September 30, 2017

"I pity you with your inefficient nostrils."



#4 on Scott Adams's list of top 10 favorite "Dilbert" strips.

Maybe I like this the best because I myself have lost nearly all my own sense of smell. And I happen to know that Scott Adams has lost his sense of smell. I've heard him say (on a Periscope) that he's completely happy to have no sense of smell because most smells are bad. Might as well love whatever it is that's your predicament if you can't change it. If I were deaf, I'd enjoy the quiet. If I were blind, I wouldn't have to bother with turning lights on and off.

Here's a 2009 blog post by Adams, "Addition by Subtraction":
Recently I lost my sense of smell thanks to, I assume, some allergy meds I’ve been snorting.... Over time I have come to realize that the ratio of stinky smells to delicious smells is very high. If the price for not smelling a flatulent cat five times a night is that I also don’t get to smell pumpkin pie once a year, I’ll take that deal.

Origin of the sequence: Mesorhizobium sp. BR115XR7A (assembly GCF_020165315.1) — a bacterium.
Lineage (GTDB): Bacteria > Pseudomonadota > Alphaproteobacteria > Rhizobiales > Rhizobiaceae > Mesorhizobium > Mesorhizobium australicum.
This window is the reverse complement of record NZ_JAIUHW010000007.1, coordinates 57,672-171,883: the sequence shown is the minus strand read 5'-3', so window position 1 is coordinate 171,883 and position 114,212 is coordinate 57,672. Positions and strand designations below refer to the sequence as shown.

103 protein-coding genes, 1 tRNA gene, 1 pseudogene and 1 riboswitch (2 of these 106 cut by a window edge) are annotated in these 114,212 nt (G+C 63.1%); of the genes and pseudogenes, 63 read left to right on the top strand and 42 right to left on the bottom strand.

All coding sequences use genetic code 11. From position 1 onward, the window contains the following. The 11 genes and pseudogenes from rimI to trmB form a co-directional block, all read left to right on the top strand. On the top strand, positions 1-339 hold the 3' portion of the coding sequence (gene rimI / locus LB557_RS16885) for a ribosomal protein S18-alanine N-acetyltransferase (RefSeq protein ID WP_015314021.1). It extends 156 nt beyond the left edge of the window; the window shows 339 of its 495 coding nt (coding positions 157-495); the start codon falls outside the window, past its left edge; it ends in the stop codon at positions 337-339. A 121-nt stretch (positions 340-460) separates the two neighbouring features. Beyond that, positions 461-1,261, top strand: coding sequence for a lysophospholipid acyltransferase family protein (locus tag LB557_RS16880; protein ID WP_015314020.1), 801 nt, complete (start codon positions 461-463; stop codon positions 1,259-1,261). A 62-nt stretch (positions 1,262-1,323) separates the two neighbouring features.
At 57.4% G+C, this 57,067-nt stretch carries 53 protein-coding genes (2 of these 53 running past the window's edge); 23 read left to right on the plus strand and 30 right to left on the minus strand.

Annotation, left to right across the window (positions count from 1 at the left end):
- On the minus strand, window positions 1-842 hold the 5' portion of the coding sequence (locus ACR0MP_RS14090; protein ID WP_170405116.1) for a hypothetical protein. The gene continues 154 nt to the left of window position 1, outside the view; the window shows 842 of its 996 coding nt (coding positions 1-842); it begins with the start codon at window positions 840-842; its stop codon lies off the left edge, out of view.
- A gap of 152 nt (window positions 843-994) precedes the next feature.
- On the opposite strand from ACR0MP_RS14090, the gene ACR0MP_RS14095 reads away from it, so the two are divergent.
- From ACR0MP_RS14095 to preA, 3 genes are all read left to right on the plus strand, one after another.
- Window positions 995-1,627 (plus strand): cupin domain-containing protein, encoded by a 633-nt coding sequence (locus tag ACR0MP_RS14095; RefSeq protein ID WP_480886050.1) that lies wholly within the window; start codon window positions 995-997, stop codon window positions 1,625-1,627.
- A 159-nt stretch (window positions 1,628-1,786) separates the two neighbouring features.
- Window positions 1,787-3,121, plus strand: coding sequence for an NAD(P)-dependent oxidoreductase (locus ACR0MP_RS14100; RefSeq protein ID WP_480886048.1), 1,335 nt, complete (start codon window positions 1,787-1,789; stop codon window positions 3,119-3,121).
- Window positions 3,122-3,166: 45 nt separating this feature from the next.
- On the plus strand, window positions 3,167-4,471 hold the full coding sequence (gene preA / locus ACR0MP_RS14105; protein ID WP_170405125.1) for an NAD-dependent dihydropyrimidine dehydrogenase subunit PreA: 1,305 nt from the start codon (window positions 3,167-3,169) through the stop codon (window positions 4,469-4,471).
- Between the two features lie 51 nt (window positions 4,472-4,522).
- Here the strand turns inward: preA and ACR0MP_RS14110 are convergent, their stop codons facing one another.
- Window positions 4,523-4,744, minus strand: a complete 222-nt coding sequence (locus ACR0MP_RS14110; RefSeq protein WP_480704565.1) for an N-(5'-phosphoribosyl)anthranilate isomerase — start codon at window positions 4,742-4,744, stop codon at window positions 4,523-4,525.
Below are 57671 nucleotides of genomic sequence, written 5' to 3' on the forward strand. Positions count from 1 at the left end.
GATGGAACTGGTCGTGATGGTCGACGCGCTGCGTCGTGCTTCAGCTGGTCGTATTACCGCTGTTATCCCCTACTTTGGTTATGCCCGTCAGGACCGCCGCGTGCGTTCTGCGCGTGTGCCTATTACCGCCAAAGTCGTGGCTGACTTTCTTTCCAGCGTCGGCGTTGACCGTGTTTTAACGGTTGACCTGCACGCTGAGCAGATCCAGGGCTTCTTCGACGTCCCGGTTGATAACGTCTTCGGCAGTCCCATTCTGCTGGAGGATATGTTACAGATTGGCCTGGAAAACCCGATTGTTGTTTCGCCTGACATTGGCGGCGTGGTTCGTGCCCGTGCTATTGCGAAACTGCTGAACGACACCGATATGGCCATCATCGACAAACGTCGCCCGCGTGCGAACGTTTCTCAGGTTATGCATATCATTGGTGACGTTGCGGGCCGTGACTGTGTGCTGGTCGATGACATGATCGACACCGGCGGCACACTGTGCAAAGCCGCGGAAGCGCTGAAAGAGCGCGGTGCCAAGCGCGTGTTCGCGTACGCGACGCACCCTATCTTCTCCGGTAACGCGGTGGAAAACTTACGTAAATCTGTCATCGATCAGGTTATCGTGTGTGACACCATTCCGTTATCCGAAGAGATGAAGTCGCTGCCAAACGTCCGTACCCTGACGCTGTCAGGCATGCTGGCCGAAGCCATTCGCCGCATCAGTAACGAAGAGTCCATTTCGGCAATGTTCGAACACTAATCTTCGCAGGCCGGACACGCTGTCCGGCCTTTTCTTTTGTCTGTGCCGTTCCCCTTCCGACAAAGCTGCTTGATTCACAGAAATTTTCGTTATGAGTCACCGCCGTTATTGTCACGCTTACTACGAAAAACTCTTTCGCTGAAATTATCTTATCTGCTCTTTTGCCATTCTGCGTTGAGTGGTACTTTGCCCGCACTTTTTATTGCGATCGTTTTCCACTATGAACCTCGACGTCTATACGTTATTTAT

What about the problem of not realizing your house reeks?  Solution: Never let anyone else in your house. Communicate only by Periscope and blog. But that's not what he says. He says he keeps nonanosmic people around to keep track of stinks for him.

Adams also likes the lost sense of taste that accompanies the loss of smell, and he adopts the bright-side perspective there too. It keeps his weight low, because food seems merely utilitarian. He theorizes that fatness/skinniness in human beings correlates to the intensity of the smell sense.

That is, he pities you with your efficient nostrils.

BONUS:

40 comments:

vanderleun said...

I'm sorry but something about this doesn't pass the smell test.